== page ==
Business negotiators tend to focus on getting to the finish line, which is typically defined as a signed contract. The contract negotiation skills we need to get there—such as building trust, brainstorming issues, and negotiating a great price—are pivotal, yet we often overlook the importance of setting up our agreement for success during the implementation stage. A private-public partnership intended to speed up the production of vaccines in response to virus outbreaks shows how badly things can go wrong.
A New Partner Fails the Test
After the 2009 H1N1 influenza outbreak claimed an estimated 12,000 lives in the United States, the Obama administration set a goal of bringing vaccines to market more quickly in response to future virus outbreaks. The initiative included forming partnerships with several vaccine producers, according to the New York Times.
In the years that followed, the U.S. Department of Health and Human Services paid Maryland biotech firm Emergent to have a factory ready to produce up to 50 million doses of vaccine within four months of the start of a flu pandemic. To test whether Emergent would be up to the job, the government assigned the firm to develop a flu vaccine with another company and have it approved in about eight years, the Times reports.
Unfortunately, in the years that followed, the U.S. government office overseeing Emergent’s work, the Biomedical Advanced Research and Development Authority, “acted more as a partner than a policeman,” according to the Times. Lax oversight allowed Emergent to blow through deadlines while still accepting big checks.
Nevertheless, the Trump administration closed a $628 million contract negotiation with Emergent in 2020 to manufacture Covid-19 vaccines developed by Johnson & Johnson (J&J) and AstraZeneca. Officials felt they had little choice: Emergent was one of the few U.S.-based companies capable of producing the desperately needed vaccines.
By early April 2021, none of the 150 million Covid-19 vaccine doses Emergent had produced had been distributed. Internal and external audits had turned up a slew of problems at the plant, including cross-contamination, mold, poor disinfection of equipment, understaffing of key positions, and inadequate training. The issues prevented regulators from certifying the factory to release vaccines. Most shocking, the news broke that Emergent had to destroy up to 30 million doses of J&J’s and AstraZeneca’s vaccines after finding evidence of contamination.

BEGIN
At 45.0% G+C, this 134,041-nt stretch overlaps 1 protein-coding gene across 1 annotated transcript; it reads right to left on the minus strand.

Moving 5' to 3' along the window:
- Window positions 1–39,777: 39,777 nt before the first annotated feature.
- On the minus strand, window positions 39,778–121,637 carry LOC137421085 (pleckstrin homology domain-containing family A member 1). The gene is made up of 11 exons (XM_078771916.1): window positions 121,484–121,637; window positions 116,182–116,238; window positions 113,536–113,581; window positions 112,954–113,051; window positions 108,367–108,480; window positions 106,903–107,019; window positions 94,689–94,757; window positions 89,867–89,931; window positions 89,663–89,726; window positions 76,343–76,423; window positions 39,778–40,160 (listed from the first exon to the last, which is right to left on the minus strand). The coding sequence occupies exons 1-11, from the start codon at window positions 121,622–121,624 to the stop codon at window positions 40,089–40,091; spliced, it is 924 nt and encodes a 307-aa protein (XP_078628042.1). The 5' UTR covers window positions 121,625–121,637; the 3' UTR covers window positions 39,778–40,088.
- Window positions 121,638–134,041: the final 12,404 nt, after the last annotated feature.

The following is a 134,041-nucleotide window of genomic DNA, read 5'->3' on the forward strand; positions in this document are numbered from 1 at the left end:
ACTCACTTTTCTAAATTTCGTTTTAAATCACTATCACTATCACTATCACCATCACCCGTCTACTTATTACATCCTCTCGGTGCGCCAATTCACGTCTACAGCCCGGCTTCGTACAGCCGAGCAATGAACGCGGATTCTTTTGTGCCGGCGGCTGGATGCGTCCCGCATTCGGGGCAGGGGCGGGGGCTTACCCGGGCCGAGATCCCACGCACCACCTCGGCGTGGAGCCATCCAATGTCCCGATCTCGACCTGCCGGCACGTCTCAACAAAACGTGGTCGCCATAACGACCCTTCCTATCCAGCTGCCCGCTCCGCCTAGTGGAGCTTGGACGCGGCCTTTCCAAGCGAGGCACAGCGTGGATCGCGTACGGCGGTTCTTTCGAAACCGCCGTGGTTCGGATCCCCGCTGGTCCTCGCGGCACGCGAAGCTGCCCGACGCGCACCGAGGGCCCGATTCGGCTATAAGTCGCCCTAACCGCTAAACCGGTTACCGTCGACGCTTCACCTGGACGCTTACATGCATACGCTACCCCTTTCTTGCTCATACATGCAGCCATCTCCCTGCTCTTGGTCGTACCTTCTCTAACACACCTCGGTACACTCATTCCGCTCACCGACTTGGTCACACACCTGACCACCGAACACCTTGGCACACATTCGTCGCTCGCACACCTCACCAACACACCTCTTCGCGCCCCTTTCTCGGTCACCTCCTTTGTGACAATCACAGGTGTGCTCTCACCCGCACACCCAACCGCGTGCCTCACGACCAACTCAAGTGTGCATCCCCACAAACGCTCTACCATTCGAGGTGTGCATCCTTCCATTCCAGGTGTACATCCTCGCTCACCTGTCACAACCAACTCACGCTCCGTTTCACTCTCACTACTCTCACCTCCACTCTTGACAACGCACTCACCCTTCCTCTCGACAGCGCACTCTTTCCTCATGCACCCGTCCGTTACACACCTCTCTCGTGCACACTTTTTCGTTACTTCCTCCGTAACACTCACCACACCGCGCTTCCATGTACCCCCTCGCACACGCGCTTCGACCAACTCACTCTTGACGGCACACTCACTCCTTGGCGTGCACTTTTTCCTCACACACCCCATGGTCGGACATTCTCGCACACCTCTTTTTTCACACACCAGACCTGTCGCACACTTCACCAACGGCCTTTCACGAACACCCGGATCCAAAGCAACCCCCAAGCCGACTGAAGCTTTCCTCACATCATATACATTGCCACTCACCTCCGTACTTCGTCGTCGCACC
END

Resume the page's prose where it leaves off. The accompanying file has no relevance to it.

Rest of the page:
A Times investigation concluded that Emergent was “ill-equipped to take on such a mammoth manufacturing task.” In frustration, the Biden administration put J&J in charge of overseeing production of its vaccine at the Emergent plant and halted Emergent’s work on the AstraZeneca vaccine.
Some federal officials believe the government is “stuck in an unhappy marriage with Emergent,” according to the Times. The fiasco not only delayed delivery of lifesaving vaccines but also could make some Americans more hesitant about being vaccinated.
Learning From a Failed Partnership with Better Contract Negotiation Skills
The U.S. government’s troubled arrangement with Emergent suggests several contract negotiation skills we can apply when pursuing and implementing long-term partnerships.
Diversify partnerships. When it came to spurring vaccine production, the U.S. government had few eligible partners to choose from. By comparison, most negotiators have a wider array of choices when considering long-term projects. Rather than pursuing one big contract with a single partner, consider working with several. More time and energy might be required in the short term, but you could benefit in the long run by reducing the fallout from a catastrophic failure.
Negotiate safeguards. When you negotiate business contracts, be sure to spend considerable time discussing expectations and deadlines. If you have different predictions of how the future will play out, you can “bet” on these differences by negotiating a contingent contract. For example, you might set performance benchmarks that your partner would need to meet before moving on to the next phase of the contract. Moreover, consider adding a clause that mandates renegotiation or a dispute-resolution process if conflict arises or circumstances change dramatically.
Stay connected. Once contract negotiations end, the hard work of ensuring your business partnership is successful truly begins. Those who negotiate a deal should stay involved in making sure it runs smoothly, write Danny Ertel and Mark Gordon in their book The Point of the Deal: How to Negotiate When Yes Is Not Enough (Harvard Business School Press, 2007). Negotiators are likely to have a firm understanding of how things are supposed to unfold, but knowing they will stay involved should keep them from over-focusing on short-term concerns, such as price, during the initial negotiation. In addition, members of both teams must meet at regular intervals to communicate new developments and discuss areas of concern.
What other contract negotiation skills have you found helpful in improving the success of new business partnerships?